Below is the mechanism for the reactions of the pyruvate dehydrogen complex, which oxidatively decarboxylates pyruvate and transfers the acetyl group to coenyzme A for further metabolism in the Krebs ...
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Do different acids have different effects on the enamel of our teeth?

Do different acids or acidic solutions corrode the enamel of our teeth at different rates or in different ways? Are these effects present even when controlling for pH?
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Is averaged molar CO2 and O2 output/input necessarily identical?

Do we take up identical amounts of oxygen to the amounts of CO2 that we output? Equivalently, do plants take up identical amounts of CO2 as they release O2? (moles, averaged over >24 hours) I was ...
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Quantitative comparison of rate of energy output when burning carbs compared to fat

I'm studying scientific models of endurance exercise such as the one in a paper by Rapoport (see references below, popularization here). If I'm understanding properly, fat burning is in some sense ...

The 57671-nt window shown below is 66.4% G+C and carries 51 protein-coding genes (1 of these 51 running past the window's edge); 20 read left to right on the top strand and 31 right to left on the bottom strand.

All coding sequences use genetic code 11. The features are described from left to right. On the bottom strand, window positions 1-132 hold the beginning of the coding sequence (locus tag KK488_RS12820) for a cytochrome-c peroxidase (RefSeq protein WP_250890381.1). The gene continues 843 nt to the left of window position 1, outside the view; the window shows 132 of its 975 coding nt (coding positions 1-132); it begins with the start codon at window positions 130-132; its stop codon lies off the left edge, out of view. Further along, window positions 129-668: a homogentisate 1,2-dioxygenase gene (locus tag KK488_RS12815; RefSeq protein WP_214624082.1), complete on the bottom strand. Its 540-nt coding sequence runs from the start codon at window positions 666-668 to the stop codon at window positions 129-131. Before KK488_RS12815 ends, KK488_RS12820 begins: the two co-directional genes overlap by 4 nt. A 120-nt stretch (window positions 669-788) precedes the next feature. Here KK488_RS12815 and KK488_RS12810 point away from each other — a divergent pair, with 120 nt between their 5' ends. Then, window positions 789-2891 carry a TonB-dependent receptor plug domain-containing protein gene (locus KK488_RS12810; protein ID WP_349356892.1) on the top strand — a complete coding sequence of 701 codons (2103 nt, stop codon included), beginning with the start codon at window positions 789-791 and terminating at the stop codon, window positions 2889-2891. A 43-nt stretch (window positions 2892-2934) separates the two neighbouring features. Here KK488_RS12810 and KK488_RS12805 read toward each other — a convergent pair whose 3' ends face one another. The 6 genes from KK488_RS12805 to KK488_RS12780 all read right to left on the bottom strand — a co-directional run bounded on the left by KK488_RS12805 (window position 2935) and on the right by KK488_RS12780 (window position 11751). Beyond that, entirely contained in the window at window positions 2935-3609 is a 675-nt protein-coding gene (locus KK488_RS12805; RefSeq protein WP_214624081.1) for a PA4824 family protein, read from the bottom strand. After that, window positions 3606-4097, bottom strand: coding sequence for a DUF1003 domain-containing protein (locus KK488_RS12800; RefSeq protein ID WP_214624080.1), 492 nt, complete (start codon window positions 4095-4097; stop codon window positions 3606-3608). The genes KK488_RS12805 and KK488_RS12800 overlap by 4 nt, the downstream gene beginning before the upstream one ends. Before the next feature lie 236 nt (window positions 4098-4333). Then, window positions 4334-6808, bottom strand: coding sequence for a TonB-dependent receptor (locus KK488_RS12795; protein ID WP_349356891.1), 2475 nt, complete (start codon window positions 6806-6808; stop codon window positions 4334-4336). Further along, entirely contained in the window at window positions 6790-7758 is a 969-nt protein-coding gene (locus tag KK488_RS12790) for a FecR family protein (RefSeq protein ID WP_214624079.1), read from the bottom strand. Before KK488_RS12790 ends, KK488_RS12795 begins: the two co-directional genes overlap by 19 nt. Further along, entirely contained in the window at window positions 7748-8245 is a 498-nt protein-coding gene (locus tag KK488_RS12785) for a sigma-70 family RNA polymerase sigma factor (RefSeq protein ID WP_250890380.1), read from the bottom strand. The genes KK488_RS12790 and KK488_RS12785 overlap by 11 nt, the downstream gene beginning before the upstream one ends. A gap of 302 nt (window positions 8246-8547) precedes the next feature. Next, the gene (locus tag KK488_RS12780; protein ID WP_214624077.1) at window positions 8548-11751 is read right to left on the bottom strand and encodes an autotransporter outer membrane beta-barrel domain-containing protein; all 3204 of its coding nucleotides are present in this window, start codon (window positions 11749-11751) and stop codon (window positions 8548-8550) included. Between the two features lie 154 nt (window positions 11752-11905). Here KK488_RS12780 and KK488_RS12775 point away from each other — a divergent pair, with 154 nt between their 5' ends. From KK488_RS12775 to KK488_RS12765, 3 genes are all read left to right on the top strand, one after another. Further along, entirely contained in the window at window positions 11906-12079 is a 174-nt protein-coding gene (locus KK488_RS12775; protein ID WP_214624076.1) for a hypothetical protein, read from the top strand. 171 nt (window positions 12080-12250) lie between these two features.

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How to incerase the efficiency of co-immunoprecipitation?

immunoprecipitation recently. My main problem is i am getting very clean and my target protein only (as you see in the lane 3,4,5,6) but when i reduced the NP40 concentration to 0.05 percentage i ...
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Low Density Lipoprotein (LDL) in the endosome

I am learning vesicular transport of LDL endocytosis. I understand as pH of the endosome is lower (around 6.0) than cytosol (around 7.2) due to the H+ pump, so LDL disassembles from the LDL receptor ...
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Nomenclature of substrates for DNA synthesis

I have read in my school textbooks that both deoxyribonucleoside triphosphate and deoxynucleotide triphosphate are used in DNA Replication as substrates. However, it is unclear to me whether the terms ...